More Than a Million Low-Skilled Workers Just Got a Raise

More than 125 companies announced pay raises or bonuses following passage of the Tax Cuts and Jobs Act.

Raheem Williams | January 23, 2018

More than 125 companies announced pay raises or bonuses following passage of the Tax Cuts and Jobs Act.
More Than a Million Low-Skilled Workers Just Got a Raise

Congress recently passed the Tax Cuts and Jobs Act, which temporarily lowers individual income taxes and permanently cuts corporate income taxes. This move has been celebrated by the business community with more than 125 companies announcing raises or bonuses for their employees.

But no good deed goes unpunished. Critics have decried the tax cuts as a “gift” for the wealthy and downplayed their role in benefiting workers.

Reported layoffs by big corporations such as Walmart and AT&T appeared amidst the good news of wage hikes and bonuses. This led some to believe wage hikes were being financed by cutting workers instead of cutting taxes. However, this view ignores economic scale and meaningful cost-benefit analyses.

Comapnies that gave bonuses and raise after tax cuts

SOURCE: USA Today

To illustrate this point, let’s examine the case of Walmart.

After the tax cuts were enacted, Walmart announced its plans to raise wages and offer one-time bonuses. During the same month, it also released news that 63 Sam’s Club stores would be closing. To some, this served as proof that the benefits of some employees came at the expense of others. However, such an assertion would be difficult to substantiate when considering the scope of changes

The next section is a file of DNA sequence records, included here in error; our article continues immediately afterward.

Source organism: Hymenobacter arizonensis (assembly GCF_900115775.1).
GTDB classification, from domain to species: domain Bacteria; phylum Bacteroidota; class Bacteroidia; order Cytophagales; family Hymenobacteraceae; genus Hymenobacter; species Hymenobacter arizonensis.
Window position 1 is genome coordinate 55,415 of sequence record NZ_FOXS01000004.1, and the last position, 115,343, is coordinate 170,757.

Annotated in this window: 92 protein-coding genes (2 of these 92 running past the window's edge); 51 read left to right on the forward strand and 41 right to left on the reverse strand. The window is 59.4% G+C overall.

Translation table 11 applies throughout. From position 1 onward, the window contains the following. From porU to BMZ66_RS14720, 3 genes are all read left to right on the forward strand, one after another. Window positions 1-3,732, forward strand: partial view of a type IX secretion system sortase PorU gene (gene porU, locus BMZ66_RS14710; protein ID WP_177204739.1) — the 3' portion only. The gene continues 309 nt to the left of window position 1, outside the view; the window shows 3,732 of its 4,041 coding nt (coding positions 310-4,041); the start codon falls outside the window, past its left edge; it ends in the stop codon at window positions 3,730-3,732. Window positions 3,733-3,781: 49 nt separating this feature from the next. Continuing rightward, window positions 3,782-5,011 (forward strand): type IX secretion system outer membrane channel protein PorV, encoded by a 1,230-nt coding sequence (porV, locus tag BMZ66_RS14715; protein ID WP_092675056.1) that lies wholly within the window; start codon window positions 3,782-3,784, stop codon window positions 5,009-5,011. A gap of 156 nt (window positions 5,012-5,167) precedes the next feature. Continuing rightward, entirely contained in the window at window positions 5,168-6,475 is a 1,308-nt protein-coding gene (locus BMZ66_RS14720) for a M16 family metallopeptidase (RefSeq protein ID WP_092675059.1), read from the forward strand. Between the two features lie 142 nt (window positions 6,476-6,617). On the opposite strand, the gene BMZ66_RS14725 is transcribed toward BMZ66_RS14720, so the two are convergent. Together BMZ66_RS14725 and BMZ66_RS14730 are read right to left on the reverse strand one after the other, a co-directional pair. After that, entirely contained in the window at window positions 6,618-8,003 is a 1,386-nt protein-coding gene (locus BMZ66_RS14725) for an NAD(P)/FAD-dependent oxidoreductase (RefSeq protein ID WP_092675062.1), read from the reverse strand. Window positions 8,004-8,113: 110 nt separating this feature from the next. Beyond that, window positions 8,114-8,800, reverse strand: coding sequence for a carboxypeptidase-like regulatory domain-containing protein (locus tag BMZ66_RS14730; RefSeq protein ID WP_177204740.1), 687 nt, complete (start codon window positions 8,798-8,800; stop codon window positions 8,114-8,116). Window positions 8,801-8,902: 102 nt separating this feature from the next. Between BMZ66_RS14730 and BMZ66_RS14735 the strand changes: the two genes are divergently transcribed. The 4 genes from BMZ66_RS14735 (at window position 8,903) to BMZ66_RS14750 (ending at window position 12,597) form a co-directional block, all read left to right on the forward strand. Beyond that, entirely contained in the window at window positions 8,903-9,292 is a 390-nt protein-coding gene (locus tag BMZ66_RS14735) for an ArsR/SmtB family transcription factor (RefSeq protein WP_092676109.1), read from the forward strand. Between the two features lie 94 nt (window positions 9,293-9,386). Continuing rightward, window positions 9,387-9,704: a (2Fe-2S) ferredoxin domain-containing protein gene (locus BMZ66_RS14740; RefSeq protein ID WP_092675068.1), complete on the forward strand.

Walmart employs more than 1.5 million U.S. workers at its stores, Sam’s Clubs, eCommerce, logistics, and Home Office locations. In his note to associates, Walmart’s CEO revealed the company’s plans to raise its minimum wage to $11/hour, offer one-time bonuses of up to $1,000, expand its paid maternity and parental leave policies, and offer $5,000 in financial assistance to employees seeking to adopt a child.

Contrast the aforementioned with the very real human costs associated with the elimination of 9,540 Sam’s Club positions, which is less than 0.5% of all Walmart employees. (It is worth noting that some of these stores will be transformed into e-commerce distributions centers with their own sizeable workforces replacing a substantial portion of the lost jobs).

On the net, Walmart workers are substantially better off than they were before the tax cuts were passed and this should come as welcomed news regardless of your political views. Moreover, supply side tax cuts encourage business growth by lowering the cost of operating a business. This means that it is inaccurate to suggest that the recent closures are even remotely linked to tax reform.

When considering pay increases exclusively (not one-time bonuses), such as those announced by Walmart, Wells Fargo, Regions Bank, and U.S. Bank, the truth becomes clear – more than 1 million low-skilled workers received a raise attributed to corporate tax cuts within the first month of the implementation of the new tax structure.

It would be dishonest to say all corporate tax savings will be passed on to workers; that’s just not true. Tax savings can be passed down to consumers in the form of lower prices; they can lead to job growth through expanded business investment; and, undoubtedly, some of the gains will go to shareholders. Nevertheless, arguments that claim recent tax cuts came at the expense of the working class are unlikely to pass economic muster.



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